28 

Pantaleon 

Gen. 46 

morn. 

^flf 23 

6 j) h b sets 12 15 

6 

4 53 

7 

7 

16 

Wednesday 

29 

Beatrix 

“ 47 

12 

30 


9 ris. 3 50 mornst. 

6 

A 54 

7 

6 

17 

Thursday 

30 

Abdon 

“ 48 

1 

11 

17 

% rises 1 50 

6 

4 55 

7 

5 

18 

Friday 

31 

Germanus 

“ 49 

1 

52 

h 29 

Aldeb ri. 11 49 

6 

4 56 

7 

4 

19 


Venus ( 9 ) is on the 16th in superior Conjunction with the Sun, and passes from Evening to 

Mornings Star. 


MOON’S PHASES. 

Pull Moon, 4th day, 3 o’clock 35 min. Afternoon. 
Last Quarter, 12th “ 7 “ 85 “ Evening. 

New Moon, 19th “ 4 “ 50 u Afternoon. 

First Quarter 26th “ 8 *•* 45 “ Morning. 


HISTORICAL REMINISCENCES.— January. 

Ulrica the pious Bishop of Augsburg, who did 
much to save the city from destruction by his prayers, 
died the 4th 973. 

Canute the great. King of Denmark, whose rule ex¬ 
tended to a great part of northern Europe, and who 
introduced Christianity among his people through mis¬ 
sionaries from England, died the 10th, 1036. 




























































































JULY, 



EN STICK tiWEB’S AERNDEFELD, 


Was macht der Druckcr do for G'frUs? 

Bell basst yo gar net now a days, 

Die Mad hen meh Yerstand. 

En Madel now im Aerndefeld 
War gut for Aagaweh ! 

Uf so en Scene sin des my Strictures : 

Sell los da Poets un’ da Pictures, 

’S is nix in our day. 

W T er now en Aernde-Picture maelxt, 

Losst Mad’ un’ Sichel wek; 

Spannt Geil in Reaper, wie en Stage, 

Dann gebt’s ahead in perfect rage, 

Un' kracht in alle Eck. 

Wer des geplan’d hot, der verdient 
Die thanks von every soul; 

Un* docli en manclier dummer Trop, 

Yerlacht dcsStudya mit dem Kop— 

Sei eg’nes kan er wohl! 

IS NOT THIS TRUE? 

These families that take the church papers and 
read th m, we find are far the most active and nseful 
in the Church. They know where we have churches 
and where we ought to have them. They know 
where our Colleges and Seminaries are and how they 
are prospering. If only every family would take 
some of our church papers, how much better it would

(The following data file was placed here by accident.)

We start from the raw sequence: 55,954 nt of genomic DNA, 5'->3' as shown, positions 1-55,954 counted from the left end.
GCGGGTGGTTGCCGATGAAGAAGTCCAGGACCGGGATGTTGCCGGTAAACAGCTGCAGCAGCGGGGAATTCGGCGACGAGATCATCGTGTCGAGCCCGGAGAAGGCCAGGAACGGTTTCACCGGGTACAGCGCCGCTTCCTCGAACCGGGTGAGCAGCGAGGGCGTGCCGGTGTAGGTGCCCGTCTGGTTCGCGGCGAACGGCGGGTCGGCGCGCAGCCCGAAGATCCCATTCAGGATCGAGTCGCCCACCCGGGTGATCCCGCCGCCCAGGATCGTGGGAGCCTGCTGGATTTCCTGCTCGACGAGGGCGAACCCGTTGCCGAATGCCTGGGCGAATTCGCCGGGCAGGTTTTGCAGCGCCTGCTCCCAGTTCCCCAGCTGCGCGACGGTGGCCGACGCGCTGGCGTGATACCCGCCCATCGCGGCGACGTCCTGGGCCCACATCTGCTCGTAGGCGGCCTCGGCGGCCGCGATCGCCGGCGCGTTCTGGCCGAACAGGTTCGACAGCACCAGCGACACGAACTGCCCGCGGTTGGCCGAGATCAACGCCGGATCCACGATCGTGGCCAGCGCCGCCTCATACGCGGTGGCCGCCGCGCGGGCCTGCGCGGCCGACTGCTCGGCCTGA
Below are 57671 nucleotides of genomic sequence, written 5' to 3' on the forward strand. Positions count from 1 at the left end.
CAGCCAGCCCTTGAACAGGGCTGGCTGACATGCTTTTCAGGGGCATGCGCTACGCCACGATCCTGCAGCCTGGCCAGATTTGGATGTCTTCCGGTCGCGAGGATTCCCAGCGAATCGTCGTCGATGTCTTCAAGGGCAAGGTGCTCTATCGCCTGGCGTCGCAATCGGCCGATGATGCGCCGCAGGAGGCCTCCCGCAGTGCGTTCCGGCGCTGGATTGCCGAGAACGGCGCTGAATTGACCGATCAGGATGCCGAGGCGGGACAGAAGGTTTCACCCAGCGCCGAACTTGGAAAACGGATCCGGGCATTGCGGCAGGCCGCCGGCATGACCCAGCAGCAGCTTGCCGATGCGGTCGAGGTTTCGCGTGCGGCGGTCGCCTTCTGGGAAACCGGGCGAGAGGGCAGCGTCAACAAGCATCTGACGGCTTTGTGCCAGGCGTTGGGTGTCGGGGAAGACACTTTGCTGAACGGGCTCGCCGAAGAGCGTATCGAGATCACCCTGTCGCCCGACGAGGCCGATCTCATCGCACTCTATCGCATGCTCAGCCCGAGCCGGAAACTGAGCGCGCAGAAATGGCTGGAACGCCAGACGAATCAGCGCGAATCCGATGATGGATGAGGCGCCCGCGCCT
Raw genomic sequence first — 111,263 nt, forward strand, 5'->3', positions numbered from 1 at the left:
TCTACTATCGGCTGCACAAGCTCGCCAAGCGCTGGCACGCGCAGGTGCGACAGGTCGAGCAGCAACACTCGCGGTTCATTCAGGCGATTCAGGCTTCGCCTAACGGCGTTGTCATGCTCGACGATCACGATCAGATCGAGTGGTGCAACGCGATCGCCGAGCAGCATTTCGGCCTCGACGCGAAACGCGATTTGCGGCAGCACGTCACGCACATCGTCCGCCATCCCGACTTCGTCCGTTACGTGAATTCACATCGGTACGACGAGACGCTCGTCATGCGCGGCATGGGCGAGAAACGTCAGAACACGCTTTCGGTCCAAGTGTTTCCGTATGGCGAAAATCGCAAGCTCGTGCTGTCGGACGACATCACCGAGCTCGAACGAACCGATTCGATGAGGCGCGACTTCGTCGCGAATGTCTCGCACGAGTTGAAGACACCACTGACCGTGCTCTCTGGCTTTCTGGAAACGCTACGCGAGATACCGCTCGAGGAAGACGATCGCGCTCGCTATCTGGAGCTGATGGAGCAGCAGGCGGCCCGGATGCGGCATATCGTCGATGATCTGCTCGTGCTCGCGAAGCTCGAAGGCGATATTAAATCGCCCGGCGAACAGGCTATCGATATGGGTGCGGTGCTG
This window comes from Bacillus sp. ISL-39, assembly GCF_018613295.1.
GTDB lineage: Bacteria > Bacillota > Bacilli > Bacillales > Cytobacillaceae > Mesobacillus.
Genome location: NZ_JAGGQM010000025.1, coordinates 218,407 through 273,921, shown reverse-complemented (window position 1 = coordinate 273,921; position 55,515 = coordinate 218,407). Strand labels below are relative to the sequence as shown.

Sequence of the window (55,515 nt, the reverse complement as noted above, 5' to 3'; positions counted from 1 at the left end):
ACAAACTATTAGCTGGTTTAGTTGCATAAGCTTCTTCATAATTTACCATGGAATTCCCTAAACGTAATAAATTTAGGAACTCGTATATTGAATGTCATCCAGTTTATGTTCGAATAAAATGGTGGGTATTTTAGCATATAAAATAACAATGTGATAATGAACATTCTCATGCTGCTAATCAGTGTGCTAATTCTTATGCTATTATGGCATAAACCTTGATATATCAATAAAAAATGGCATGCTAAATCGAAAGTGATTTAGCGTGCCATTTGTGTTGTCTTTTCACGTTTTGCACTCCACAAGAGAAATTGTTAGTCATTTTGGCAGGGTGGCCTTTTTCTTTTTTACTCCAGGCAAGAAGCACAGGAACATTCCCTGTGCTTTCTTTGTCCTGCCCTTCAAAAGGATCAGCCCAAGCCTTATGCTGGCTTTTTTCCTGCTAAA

be for them and for the Church. An ignorant faith 
is dead. It is true we have the ministers to teach 
ua from the pulpit; but there are many things in the 
church papers that we ought to know, of which the 
minister has not time to tell us on Sunday. Ask 
your pastor to get you a church paper, which he will 
cheerfully do, if you hand him the money. 

GOD'S PLAN. 

In September, 1866, the Apostolic plan of alms- 
giving as a part of worship in every Lord’s day ser¬ 
vice, was formally adopted by Westmoreland Glassis, 
and recommended for practical introduction among 
the people. It works well. All that is necessary, 
is, that the people should have the plan explained to 
them. Many of the people already bring their gifts 
every Lord’s day and cast them into the treasury. 
The widow brings her mite, and those more blessed 
in this world’s goods bring their larger offerings. 
Our people are learning, that in this way, as well as 
by singing and praying, can we, and ought we to 
worship God. This is the old way: this is God’s plan. 


TOM CALENNERMAN UPO’SEIZ-T. 

Die gold’ne Aern is wider do, 

Die Hoyet is verhei; 

Die geele Felder gucka fr.oh, 

^ie wava scho im Wind, yoji know- 
Un’ Marga ge’en mV nei. 

MY hot als mit der Sichel gYupt— 
Wo’s g’sfanna hot gerefit; 

Des war en Elehd many a day, 
YonSchwitza up’ von Buckelweh, 
Un’ soreness right un’ left. 

Der Picture, wo do owa steht, 

Is weit behind the age ; 

MY laeht wann m’r en Sichel avLi, 
,Un’ even’s Beffis ausgeplay’d— 
Reapers sin now die rage. 


En Sichel un’ en Watzaschiib 
Hot’s Madel iu der Hand! 






AUGUST, 


8th Month, 31 Days. 


1868, 


AVeeks and 
Days. 


Remarkable days. 


Daily Bible 
Lessons. 


Moon 

R.&S. 
h m 


Moon’ s 
Place. 


Miscellaneous Par¬ 
ticulars. 


s. 

SUN 

SUN 

si 

rises 

^sets. 

m 

b m 

h tn 


Saturday | 11 Lammas Day ||Gen. 50 


2 37|va^ ll|[y rises 10 10 y | 6)4 57|7 3|20 


31] 8 th Sunday aft. Trinity Gosp. Matth. 7,15-23. Ep. Rom. 8,12-17. Day’s length 14 hours 4 min. 


Sunday 

2 

Gus. Adolphus 

Psalm 73 

3 26 

23j;>2 stationary 

6 

4 58 

7 2 

21 

Monday 

3 

Augustus 

Exodus 1 

rises. 


£ gr. di. we. 

6 

4 59 

7 1 

22 

Tuesday 

4 

Dominick 

“ 3 

7 42 

^ 17i' 

5 rises 4 30 

6 

5 

0 

7 0 

23 

Wednesday 

5 

Oswald 

“ 5 

8 18 

ft 

9 rises 3 15 

6 

5 

1 

6 59 

24 

Thursday 

,6 

Tr. of Christ 

Mark 9 

8 50 

xs* iq 

% rises 1 38 

6 

5 

2 

6 58 

25 

Friday 

7 

Donatus 

Exodus 7 

9 24 

3S 26 i 

9 stationary 

6 

5 

3 

6 57 

26 

Saturday 

8 

Emilius 

“ 8 

9 59 

9j 

6 D y. % rises 9 44 

5 

5 

4 

6 56 

27